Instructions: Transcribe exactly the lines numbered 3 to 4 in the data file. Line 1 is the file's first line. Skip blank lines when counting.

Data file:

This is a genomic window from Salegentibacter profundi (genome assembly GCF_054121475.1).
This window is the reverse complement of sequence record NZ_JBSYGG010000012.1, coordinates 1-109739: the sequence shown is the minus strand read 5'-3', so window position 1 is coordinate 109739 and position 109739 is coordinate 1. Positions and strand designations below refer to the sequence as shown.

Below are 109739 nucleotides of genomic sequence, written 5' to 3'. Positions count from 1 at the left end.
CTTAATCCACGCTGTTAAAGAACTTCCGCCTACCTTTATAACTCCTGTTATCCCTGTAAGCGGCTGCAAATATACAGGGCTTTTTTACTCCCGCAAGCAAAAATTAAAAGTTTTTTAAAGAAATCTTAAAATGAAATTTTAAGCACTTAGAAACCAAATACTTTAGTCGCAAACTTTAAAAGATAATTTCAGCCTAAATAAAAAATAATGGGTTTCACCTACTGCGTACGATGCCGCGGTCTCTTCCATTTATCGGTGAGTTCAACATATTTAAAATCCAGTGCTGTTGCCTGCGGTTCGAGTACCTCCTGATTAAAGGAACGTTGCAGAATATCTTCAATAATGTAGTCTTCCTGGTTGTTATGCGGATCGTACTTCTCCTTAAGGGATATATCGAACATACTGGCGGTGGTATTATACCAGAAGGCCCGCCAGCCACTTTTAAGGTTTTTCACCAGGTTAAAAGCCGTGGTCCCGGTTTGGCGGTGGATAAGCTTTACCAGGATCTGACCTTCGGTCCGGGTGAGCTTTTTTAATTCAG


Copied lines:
Below are 109739 nucleotides of genomic sequence, written 5' to 3'. Positions count from 1 at the left end.
CTTAATCCACGCTGTTAAAGAACTTCCGCCTACCTTTATAACTCCTGTTATCCCTGTAAGCGGCTGCAAATATACAGGGCTTTTTTACTCCCGCAAGCAAAAATTAAAAGTTTTTTAAAGAAATCTTAAAATGAAATTTTAAGCACTTAGAAACCAAATACTTTAGTCGCAAACTTTAAAAGATAATTTCAGCCTAAATAAAAAATAATGGGTTTCACCTACTGCGTACGATGCCGCGGTCTCTTCCATTTATCGGTGAGTTCAACATATTTAAAATCCAGTGCTGTTGCCTGCGGTTCGAGTACCTCCTGATTAAAGGAACGTTGCAGAATATCTTCAATAATGTAGTCTTCCTGGTTGTTATGCGGATCGTACTTCTCCTTAAGGGATATATCGAACATACTGGCGGTGGTATTATACCAGAAGGCCCGCCAGCCACTTTTAAGGTTTTTCACCAGGTTAAAAGCCGTGGTCCCGGTTTGGCGGTGGATAAGCTTTACCAGGATCTGACCTTCGGTCCGGGTGAGCTTTTTTAATTCAG